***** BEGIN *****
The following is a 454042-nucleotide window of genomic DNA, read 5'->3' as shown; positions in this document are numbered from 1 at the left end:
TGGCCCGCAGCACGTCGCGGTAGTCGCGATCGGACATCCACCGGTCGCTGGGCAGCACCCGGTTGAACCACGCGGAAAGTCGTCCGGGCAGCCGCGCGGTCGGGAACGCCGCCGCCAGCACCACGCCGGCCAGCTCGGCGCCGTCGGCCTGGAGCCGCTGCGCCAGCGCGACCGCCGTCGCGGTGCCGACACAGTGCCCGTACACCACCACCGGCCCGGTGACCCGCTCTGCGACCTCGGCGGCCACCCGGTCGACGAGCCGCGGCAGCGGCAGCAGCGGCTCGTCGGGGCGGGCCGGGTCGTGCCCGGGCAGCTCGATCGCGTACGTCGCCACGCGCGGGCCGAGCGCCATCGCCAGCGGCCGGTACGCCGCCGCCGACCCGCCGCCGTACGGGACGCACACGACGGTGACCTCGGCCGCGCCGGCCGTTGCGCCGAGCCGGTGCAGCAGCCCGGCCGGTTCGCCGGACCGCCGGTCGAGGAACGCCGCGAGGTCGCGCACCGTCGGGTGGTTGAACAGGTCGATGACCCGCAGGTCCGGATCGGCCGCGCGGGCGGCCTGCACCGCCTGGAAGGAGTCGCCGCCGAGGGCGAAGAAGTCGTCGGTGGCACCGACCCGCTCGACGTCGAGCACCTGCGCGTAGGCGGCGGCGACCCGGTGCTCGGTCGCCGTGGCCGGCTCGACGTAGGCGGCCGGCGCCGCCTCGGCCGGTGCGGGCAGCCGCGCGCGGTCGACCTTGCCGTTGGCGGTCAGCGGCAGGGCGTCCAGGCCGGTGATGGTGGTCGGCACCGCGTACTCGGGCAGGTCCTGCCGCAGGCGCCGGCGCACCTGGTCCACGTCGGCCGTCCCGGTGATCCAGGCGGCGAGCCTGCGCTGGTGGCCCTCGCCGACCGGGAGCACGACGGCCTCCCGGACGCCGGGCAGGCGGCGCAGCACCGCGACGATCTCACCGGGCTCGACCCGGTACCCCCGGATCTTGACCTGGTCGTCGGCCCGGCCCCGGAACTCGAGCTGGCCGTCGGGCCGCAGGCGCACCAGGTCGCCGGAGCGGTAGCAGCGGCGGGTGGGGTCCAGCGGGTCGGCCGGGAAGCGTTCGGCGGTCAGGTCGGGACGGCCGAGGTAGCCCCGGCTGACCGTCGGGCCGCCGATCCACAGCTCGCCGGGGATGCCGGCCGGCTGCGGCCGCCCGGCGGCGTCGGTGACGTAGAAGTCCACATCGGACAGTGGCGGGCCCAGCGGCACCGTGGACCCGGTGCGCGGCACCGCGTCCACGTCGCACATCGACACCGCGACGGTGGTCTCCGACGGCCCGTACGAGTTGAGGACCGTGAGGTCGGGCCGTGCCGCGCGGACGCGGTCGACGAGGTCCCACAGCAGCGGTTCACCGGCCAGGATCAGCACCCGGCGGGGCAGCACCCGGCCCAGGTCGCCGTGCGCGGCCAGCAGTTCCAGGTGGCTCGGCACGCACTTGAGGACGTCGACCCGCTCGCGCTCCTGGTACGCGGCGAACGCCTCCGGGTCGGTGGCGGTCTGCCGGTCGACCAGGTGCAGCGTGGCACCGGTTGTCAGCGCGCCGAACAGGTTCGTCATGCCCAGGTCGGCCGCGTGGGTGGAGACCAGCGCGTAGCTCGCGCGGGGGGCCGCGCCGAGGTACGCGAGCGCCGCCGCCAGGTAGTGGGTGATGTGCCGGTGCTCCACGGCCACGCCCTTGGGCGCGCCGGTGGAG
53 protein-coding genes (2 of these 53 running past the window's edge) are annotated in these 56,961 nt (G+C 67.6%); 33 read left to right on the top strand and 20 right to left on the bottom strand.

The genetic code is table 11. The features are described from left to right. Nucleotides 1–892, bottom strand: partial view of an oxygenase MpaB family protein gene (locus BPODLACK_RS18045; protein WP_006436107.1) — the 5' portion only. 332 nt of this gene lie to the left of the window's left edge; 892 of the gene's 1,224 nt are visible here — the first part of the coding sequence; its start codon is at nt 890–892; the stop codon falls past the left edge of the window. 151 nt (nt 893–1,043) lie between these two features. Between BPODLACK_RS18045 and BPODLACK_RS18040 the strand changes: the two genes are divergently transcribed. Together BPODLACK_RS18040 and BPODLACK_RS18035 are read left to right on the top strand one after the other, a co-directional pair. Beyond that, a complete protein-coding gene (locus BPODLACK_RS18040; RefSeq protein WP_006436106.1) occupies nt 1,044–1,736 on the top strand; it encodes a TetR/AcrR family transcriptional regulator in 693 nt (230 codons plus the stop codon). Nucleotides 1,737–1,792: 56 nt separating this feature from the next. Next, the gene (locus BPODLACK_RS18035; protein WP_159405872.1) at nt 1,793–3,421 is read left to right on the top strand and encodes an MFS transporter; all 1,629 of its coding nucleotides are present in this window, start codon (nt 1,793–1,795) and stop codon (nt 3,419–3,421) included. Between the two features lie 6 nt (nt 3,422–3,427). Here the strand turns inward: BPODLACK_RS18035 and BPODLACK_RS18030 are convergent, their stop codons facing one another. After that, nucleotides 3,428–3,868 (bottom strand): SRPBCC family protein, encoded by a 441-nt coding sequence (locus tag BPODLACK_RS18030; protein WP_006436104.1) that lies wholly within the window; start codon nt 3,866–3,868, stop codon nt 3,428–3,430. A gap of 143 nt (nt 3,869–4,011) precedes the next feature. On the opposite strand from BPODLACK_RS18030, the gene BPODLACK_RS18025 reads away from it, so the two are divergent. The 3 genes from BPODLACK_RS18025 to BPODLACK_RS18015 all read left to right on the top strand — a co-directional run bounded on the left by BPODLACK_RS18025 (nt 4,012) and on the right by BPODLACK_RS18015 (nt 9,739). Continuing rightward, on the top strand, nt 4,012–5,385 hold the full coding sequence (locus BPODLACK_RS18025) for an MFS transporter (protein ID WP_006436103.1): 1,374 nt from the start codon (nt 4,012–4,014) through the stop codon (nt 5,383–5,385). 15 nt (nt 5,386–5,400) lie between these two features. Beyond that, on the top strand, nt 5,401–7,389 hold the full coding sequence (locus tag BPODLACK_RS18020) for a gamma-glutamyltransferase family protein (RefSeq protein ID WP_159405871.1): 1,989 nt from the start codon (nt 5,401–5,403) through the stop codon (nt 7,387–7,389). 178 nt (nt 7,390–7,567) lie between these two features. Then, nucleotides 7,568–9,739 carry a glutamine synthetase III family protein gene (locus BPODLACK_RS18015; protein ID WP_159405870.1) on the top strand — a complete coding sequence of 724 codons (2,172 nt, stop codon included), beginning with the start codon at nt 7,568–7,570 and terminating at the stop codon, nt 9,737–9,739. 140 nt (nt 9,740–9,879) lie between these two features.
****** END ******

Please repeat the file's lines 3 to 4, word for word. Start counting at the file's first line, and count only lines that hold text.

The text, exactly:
53 protein-coding genes (2 of these 53 running past the window's edge) are annotated in these 56,961 nt (G+C 67.6%); 33 read left to right on the top strand and 20 right to left on the bottom strand.

The genetic code is table 11. The features are described from left to right. Nucleotides 1–892, bottom strand: partial view of an oxygenase MpaB family protein gene (locus BPODLACK_RS18045; protein WP_006436107.1) — the 5' portion only. 332 nt of this gene lie to the left of the window's left edge; 892 of the gene's 1,224 nt are visible here — the first part of the coding sequence; its start codon is at nt 890–892; the stop codon falls past the left edge of the window. 151 nt (nt 893–1,043) lie between these two features. Between BPODLACK_RS18045 and BPODLACK_RS18040 the strand changes: the two genes are divergently transcribed. Together BPODLACK_RS18040 and BPODLACK_RS18035 are read left to right on the top strand one after the other, a co-directional pair. Beyond that, a complete protein-coding gene (locus BPODLACK_RS18040; RefSeq protein WP_006436106.1) occupies nt 1,044–1,736 on the top strand; it encodes a TetR/AcrR family transcriptional regulator in 693 nt (230 codons plus the stop codon). Nucleotides 1,737–1,792: 56 nt separating this feature from the next. Next, the gene (locus BPODLACK_RS18035; protein WP_159405872.1) at nt 1,793–3,421 is read left to right on the top strand and encodes an MFS transporter; all 1,629 of its coding nucleotides are present in this window, start codon (nt 1,793–1,795) and stop codon (nt 3,419–3,421) included. Between the two features lie 6 nt (nt 3,422–3,427). Here the strand turns inward: BPODLACK_RS18035 and BPODLACK_RS18030 are convergent, their stop codons facing one another. After that, nucleotides 3,428–3,868 (bottom strand): SRPBCC family protein, encoded by a 441-nt coding sequence (locus tag BPODLACK_RS18030; protein WP_006436104.1) that lies wholly within the window; start codon nt 3,866–3,868, stop codon nt 3,428–3,430. A gap of 143 nt (nt 3,869–4,011) precedes the next feature. On the opposite strand from BPODLACK_RS18030, the gene BPODLACK_RS18025 reads away from it, so the two are divergent. The 3 genes from BPODLACK_RS18025 to BPODLACK_RS18015 all read left to right on the top strand — a co-directional run bounded on the left by BPODLACK_RS18025 (nt 4,012) and on the right by BPODLACK_RS18015 (nt 9,739). Continuing rightward, on the top strand, nt 4,012–5,385 hold the full coding sequence (locus BPODLACK_RS18025) for an MFS transporter (protein ID WP_006436103.1): 1,374 nt from the start codon (nt 4,012–4,014) through the stop codon (nt 5,383–5,385). 15 nt (nt 5,386–5,400) lie between these two features. Beyond that, on the top strand, nt 5,401–7,389 hold the full coding sequence (locus tag BPODLACK_RS18020) for a gamma-glutamyltransferase family protein (RefSeq protein ID WP_159405871.1): 1,989 nt from the start codon (nt 5,401–5,403) through the stop codon (nt 7,387–7,389). 178 nt (nt 7,390–7,567) lie between these two features. Then, nucleotides 7,568–9,739 carry a glutamine synthetase III family protein gene (locus BPODLACK_RS18015; protein ID WP_159405870.1) on the top strand — a complete coding sequence of 724 codons (2,172 nt, stop codon included), beginning with the start codon at nt 7,568–7,570 and terminating at the stop codon, nt 9,737–9,739. 140 nt (nt 9,740–9,879) lie between these two features.